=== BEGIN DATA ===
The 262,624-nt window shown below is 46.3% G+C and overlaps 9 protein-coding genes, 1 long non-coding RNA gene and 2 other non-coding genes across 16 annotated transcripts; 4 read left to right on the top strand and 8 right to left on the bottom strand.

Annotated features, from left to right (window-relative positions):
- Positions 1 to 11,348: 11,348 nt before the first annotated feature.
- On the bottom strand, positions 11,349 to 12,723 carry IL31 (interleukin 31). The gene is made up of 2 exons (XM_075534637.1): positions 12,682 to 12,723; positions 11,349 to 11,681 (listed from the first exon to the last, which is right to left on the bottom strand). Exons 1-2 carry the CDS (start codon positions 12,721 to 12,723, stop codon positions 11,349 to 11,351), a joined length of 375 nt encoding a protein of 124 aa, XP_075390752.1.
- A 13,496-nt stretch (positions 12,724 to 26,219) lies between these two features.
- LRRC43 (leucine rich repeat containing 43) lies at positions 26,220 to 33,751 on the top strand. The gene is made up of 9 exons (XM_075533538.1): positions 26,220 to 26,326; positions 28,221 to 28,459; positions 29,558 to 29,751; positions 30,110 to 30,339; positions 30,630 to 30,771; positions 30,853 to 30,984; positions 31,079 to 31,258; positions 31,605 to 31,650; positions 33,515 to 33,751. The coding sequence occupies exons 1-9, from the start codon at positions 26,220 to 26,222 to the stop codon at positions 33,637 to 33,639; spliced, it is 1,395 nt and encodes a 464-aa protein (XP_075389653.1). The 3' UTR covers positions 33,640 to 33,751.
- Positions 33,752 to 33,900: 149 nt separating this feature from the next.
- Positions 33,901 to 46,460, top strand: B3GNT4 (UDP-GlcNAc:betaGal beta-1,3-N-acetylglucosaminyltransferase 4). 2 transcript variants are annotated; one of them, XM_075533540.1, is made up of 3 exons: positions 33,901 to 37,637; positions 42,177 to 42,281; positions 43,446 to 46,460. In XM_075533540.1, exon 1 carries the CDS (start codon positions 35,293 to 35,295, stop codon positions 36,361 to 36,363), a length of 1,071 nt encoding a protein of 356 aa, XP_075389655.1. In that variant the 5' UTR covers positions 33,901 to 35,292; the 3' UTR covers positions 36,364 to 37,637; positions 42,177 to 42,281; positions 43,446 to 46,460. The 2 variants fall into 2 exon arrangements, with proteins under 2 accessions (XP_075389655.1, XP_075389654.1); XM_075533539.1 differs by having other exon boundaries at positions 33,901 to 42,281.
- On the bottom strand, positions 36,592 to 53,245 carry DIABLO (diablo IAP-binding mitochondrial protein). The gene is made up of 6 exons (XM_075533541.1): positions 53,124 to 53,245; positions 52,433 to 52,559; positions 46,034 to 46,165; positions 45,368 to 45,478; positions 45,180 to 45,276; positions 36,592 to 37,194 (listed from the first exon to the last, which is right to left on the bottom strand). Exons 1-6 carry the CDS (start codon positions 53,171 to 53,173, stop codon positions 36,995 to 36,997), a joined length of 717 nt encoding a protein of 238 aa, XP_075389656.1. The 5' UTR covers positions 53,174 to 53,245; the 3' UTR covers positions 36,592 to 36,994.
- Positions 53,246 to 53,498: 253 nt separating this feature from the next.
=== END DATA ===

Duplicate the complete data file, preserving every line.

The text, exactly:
The 262,624-nt window shown below is 46.3% G+C and overlaps 9 protein-coding genes, 1 long non-coding RNA gene and 2 other non-coding genes across 16 annotated transcripts; 4 read left to right on the top strand and 8 right to left on the bottom strand.

Annotated features, from left to right (window-relative positions):
- Positions 1 to 11,348: 11,348 nt before the first annotated feature.
- On the bottom strand, positions 11,349 to 12,723 carry IL31 (interleukin 31). The gene is made up of 2 exons (XM_075534637.1): positions 12,682 to 12,723; positions 11,349 to 11,681 (listed from the first exon to the last, which is right to left on the bottom strand). Exons 1-2 carry the CDS (start codon positions 12,721 to 12,723, stop codon positions 11,349 to 11,351), a joined length of 375 nt encoding a protein of 124 aa, XP_075390752.1.
- A 13,496-nt stretch (positions 12,724 to 26,219) lies between these two features.
- LRRC43 (leucine rich repeat containing 43) lies at positions 26,220 to 33,751 on the top strand. The gene is made up of 9 exons (XM_075533538.1): positions 26,220 to 26,326; positions 28,221 to 28,459; positions 29,558 to 29,751; positions 30,110 to 30,339; positions 30,630 to 30,771; positions 30,853 to 30,984; positions 31,079 to 31,258; positions 31,605 to 31,650; positions 33,515 to 33,751. The coding sequence occupies exons 1-9, from the start codon at positions 26,220 to 26,222 to the stop codon at positions 33,637 to 33,639; spliced, it is 1,395 nt and encodes a 464-aa protein (XP_075389653.1). The 3' UTR covers positions 33,640 to 33,751.
- Positions 33,752 to 33,900: 149 nt separating this feature from the next.
- Positions 33,901 to 46,460, top strand: B3GNT4 (UDP-GlcNAc:betaGal beta-1,3-N-acetylglucosaminyltransferase 4). 2 transcript variants are annotated; one of them, XM_075533540.1, is made up of 3 exons: positions 33,901 to 37,637; positions 42,177 to 42,281; positions 43,446 to 46,460. In XM_075533540.1, exon 1 carries the CDS (start codon positions 35,293 to 35,295, stop codon positions 36,361 to 36,363), a length of 1,071 nt encoding a protein of 356 aa, XP_075389655.1. In that variant the 5' UTR covers positions 33,901 to 35,292; the 3' UTR covers positions 36,364 to 37,637; positions 42,177 to 42,281; positions 43,446 to 46,460. The 2 variants fall into 2 exon arrangements, with proteins under 2 accessions (XP_075389655.1, XP_075389654.1); XM_075533539.1 differs by having other exon boundaries at positions 33,901 to 42,281.
- On the bottom strand, positions 36,592 to 53,245 carry DIABLO (diablo IAP-binding mitochondrial protein). The gene is made up of 6 exons (XM_075533541.1): positions 53,124 to 53,245; positions 52,433 to 52,559; positions 46,034 to 46,165; positions 45,368 to 45,478; positions 45,180 to 45,276; positions 36,592 to 37,194 (listed from the first exon to the last, which is right to left on the bottom strand). Exons 1-6 carry the CDS (start codon positions 53,171 to 53,173, stop codon positions 36,995 to 36,997), a joined length of 717 nt encoding a protein of 238 aa, XP_075389656.1. The 5' UTR covers positions 53,174 to 53,245; the 3' UTR covers positions 36,592 to 36,994.
- Positions 53,246 to 53,498: 253 nt separating this feature from the next.